Crash Course in Skate Photography Chapter 8

Crash Course in Brain Surgery Skate Photography.

By Sebastião Belfort Cerqueira

Chapter 8 – The Portrait

The portrait is a humanizing shot. It is, so to speak, the opposite of the buttshot. It hones in on the opposite end. This in spite of the fact that many who are portrayed will usually display undeniable buttfaces. Yes, my friends, as by now I feel we have become friends, our little crash course has come full circle. One might say it started full circle with the first chapter, but that’s a hole different matter, nudge nudge. We have changed cheeks and, no matter how attached we were to the charms of the lower pair, it is our intellectual obligation to address the implications that arise when skate photographers choose to focus on faces.

The portrait is a humanizing shot. It is, so to speak, wait, I’ve said this. The portrait is meant to draw the observer’s attention towards personal characteristics that are lost when the skater is twenty feet away balancing weirdly on a handrail. The fact that most of the public, quite sensibly, is not interested in said personal characteristics is simply ignored by the portrayer. In that respect, the portrait may be seen as a particular instance of the artsy shot we covered on chapter 6. It represents a special instance of said shot insofar as it is sometimes tolerated by skate magazines. If the portrait’s subject is a famous enough skater, if he happens to be portrayed topless (that goes double for the case of female skaters), then a magazine will be glad to use his portrait to go with the intimate interview where said skater lets the reader know what else goes in his morning bowl of açaí, which book he has read, and maybe even other, dirtier pieces of information.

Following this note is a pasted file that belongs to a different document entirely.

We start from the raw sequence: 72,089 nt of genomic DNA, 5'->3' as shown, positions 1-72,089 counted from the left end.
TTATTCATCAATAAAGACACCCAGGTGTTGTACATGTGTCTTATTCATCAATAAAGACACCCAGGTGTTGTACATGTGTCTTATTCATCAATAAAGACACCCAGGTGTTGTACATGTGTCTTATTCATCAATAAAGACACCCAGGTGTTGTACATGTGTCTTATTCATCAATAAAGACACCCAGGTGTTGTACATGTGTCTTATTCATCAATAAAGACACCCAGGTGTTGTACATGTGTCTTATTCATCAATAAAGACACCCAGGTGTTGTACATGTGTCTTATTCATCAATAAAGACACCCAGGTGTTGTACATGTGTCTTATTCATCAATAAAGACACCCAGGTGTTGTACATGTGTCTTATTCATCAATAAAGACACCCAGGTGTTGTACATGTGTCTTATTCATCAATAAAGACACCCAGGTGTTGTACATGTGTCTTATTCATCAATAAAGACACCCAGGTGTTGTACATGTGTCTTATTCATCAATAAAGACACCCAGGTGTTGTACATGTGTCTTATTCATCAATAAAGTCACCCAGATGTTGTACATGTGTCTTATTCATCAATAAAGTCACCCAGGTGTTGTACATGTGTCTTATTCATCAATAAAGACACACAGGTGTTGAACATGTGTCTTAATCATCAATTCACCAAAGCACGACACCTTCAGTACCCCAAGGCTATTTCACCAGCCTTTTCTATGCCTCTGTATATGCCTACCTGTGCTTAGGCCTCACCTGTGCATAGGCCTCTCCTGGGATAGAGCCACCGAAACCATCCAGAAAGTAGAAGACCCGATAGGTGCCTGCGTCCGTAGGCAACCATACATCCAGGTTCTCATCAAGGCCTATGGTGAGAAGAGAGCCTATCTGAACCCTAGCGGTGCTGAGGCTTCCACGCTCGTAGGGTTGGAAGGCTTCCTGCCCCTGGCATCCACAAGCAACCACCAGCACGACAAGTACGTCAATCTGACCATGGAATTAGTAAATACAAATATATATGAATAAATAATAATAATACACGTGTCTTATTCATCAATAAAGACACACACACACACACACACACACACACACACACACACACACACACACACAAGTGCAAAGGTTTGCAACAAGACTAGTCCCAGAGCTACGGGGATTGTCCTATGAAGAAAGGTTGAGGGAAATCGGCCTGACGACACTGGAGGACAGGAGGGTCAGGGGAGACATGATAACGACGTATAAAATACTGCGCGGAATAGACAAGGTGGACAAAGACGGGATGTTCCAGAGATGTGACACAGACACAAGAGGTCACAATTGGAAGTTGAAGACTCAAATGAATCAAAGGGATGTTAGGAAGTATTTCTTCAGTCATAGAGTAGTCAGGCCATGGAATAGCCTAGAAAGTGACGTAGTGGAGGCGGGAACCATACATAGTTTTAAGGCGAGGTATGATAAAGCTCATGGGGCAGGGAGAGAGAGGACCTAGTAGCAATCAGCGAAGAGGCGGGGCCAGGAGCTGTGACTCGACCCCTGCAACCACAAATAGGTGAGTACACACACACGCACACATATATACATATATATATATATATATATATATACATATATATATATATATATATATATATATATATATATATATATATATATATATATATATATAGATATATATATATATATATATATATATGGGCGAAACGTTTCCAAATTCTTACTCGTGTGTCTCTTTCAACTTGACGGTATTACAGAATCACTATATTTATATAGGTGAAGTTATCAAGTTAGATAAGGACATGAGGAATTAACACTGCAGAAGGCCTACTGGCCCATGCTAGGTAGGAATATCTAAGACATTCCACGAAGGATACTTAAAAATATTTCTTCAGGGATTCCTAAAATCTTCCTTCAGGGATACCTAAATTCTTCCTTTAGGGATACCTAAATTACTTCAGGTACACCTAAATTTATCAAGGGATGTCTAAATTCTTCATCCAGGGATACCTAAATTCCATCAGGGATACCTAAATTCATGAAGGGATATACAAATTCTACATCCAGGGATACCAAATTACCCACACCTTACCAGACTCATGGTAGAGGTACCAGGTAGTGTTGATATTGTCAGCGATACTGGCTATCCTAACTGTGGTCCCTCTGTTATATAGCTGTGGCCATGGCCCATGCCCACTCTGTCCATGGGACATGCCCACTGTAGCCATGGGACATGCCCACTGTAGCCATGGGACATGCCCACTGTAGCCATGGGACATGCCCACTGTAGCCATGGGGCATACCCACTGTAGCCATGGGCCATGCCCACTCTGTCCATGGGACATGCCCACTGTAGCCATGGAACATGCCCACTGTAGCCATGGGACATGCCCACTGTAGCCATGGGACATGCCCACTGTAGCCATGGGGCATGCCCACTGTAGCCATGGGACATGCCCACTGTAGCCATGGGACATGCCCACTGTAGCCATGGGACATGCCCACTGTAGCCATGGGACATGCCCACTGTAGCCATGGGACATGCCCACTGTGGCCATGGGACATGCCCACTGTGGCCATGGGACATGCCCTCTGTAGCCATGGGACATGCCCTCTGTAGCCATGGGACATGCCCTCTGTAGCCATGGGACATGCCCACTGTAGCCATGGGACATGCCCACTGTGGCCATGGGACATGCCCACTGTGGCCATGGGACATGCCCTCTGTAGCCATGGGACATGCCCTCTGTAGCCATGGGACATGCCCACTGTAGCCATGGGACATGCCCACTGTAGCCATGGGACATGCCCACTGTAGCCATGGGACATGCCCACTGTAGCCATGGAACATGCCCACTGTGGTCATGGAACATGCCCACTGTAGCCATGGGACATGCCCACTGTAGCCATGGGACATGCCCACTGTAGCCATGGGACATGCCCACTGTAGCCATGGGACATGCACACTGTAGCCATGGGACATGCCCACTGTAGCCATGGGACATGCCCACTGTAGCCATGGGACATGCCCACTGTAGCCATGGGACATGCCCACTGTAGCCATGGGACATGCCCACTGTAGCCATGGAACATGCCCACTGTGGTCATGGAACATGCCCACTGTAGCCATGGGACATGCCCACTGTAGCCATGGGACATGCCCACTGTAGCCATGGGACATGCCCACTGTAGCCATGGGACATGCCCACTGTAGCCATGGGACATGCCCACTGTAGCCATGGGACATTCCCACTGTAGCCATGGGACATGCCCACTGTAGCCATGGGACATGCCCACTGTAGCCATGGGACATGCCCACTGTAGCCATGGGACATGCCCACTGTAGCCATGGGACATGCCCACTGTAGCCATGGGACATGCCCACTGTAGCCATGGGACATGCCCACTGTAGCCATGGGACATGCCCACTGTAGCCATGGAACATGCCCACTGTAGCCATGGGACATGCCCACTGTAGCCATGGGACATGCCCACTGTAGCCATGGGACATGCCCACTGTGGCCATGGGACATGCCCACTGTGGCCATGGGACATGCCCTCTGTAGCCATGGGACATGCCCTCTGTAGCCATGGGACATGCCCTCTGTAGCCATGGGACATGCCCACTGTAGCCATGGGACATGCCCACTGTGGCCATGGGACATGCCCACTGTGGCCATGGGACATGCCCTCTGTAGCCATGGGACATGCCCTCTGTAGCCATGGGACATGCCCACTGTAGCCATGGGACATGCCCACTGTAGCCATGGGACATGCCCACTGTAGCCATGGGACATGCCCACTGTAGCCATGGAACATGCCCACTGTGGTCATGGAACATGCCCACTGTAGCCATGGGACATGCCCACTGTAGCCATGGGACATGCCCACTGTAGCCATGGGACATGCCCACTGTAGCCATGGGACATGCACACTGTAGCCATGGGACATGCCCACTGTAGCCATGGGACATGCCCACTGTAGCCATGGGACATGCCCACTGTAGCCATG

The portrait is a humanizing shot. It is, so to speak... hm, Groundhog Day. Where were we? WWW? The internet. Yes, on the internet, writing about skate photography. Sorry, lost my mind there. Back to the portrait, so that they won’t see your face. An important survival technique for many skaters. You see, according to Frank Sinatra’s much quoted definition of skate photography portrait, it consists of “a picture of a skater whilst engaged in not skating.” And so most skaters avoid having their portrait taken not, like some primitive peoples, because they fear their soul may be stolen, but because they fear their sponsor may get a hold of photographical evidence of them not skating for a moment and immediately kick them off the team. What good is having a soul if you’re not making tons of money? What good is having a soul if you’re not making just a little bit of money? What is soul? I don’t know. Soul is a hamhock in your cornflakes. And we all know what that means

Portrait of Punk Rock Tom by Glen Jones, taken from his interview which you can read here.

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